Private HIEs outnumber public ones. They are growing at triple digit rates and pushing hospitals to expand connections with patients, payers, physicians, ancillary providers, and other hospitals.
My recent experience with a number of hospitals and health systems in the Northwest confirms the fact: private HIEs require a higher level of participation from every stakeholder in order to succeed and remain sustainable.
Private HIEs go way beyond just sharing CCD documents on a query/response model. Each stakeholder must be able to exchange new levels of patient data. It’s this need for expanded data sharing that makes interoperability the greatest HIT challenge of our decade.
At HIMSS 2014, interoperability was one of the foremost topics. A recent HIMSS Analytics survey confirms that hospitals and health systems are strategically focused on achieving interoperability, with integration/interface engines representing the lion’s share of market growth in HIT integration.
However, private HIE challenges can’t be met by yesterday’s interface engines. Interface engines must evolve. A new approach is required to facilitate expanded data sharing requirements, streamline interface implementation, and shorten the long chains of handoffs between HIT systems. The good news…interface engines have evolved. And they are meeting new strategic interoperability needs of healthcare.
Today’s interface engines borrow technology advances from other industries to make interfaces quicker to deploy and easier to support. They require fewer skilled resources and deliver community connectivity quicker and more cost effectively.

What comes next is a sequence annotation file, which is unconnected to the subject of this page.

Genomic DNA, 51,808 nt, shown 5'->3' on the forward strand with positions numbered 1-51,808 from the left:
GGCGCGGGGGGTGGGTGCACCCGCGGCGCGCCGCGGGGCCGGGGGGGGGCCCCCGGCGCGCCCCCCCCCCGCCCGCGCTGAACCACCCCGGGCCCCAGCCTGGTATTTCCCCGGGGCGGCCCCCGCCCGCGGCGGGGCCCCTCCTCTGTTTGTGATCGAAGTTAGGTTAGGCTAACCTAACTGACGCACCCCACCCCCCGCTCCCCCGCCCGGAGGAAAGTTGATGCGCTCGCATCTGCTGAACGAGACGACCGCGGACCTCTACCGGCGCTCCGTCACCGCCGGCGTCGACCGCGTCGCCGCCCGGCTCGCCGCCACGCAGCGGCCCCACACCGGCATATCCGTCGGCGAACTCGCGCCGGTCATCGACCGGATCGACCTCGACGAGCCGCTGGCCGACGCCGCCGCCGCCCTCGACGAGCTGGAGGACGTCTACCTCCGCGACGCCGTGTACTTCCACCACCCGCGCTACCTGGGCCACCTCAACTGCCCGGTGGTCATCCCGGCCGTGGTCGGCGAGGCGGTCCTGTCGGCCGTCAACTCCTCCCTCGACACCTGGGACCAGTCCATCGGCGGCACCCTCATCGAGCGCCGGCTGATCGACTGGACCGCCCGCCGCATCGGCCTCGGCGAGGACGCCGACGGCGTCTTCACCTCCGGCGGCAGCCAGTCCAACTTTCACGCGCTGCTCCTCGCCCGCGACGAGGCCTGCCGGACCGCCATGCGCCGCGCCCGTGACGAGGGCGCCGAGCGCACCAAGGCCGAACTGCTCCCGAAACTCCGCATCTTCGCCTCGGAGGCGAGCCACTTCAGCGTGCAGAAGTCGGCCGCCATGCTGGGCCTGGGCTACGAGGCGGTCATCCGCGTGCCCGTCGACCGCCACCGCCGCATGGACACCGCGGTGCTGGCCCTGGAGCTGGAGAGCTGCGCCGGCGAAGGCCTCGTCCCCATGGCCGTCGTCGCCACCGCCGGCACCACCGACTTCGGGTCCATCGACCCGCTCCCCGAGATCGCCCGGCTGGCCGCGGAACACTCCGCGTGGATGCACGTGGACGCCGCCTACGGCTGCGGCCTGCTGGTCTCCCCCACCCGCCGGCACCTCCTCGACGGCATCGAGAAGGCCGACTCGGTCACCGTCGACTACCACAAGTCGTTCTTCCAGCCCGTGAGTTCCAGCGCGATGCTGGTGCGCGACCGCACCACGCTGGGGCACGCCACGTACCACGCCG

Thirteen Steps for Private HIEs
There are thirteen steps for private HIEs to choose a next-generation interface engine. Similar to best practices for other IT system evaluations, criteria include requirements documents, RFIs, vendor demos and references.
But you don’t have to start from scratch. In OTB Solution’s “Thirteen Steps to Selecting the Right HL7 Interface Engine” white paper, I’ve outlined each phase in a successful evaluation process. Thirteen steps are divided into three major sections that answer key questions, deliver practical advice and present sample templates.
- Collection and Evaluation
- Making a Decision
Strategic Interoperability Made Easier
While the HIMSS Interoperability & Standards (I&S) Committee continues to work towards standard definitions for foundational, structural and semantic interoperability in healthcare, private HIEs are rapidly moving ahead—with the help of next generation interface technology. Use the thirteen steps offered in this white paper to get your vendor evaluation process off the ground.
John Traeger is the Enterprise Solutions Consultant at OTB Solutions, a technology and management consulting firm based in Seattle, Washington.
Image credit: http://nchie.org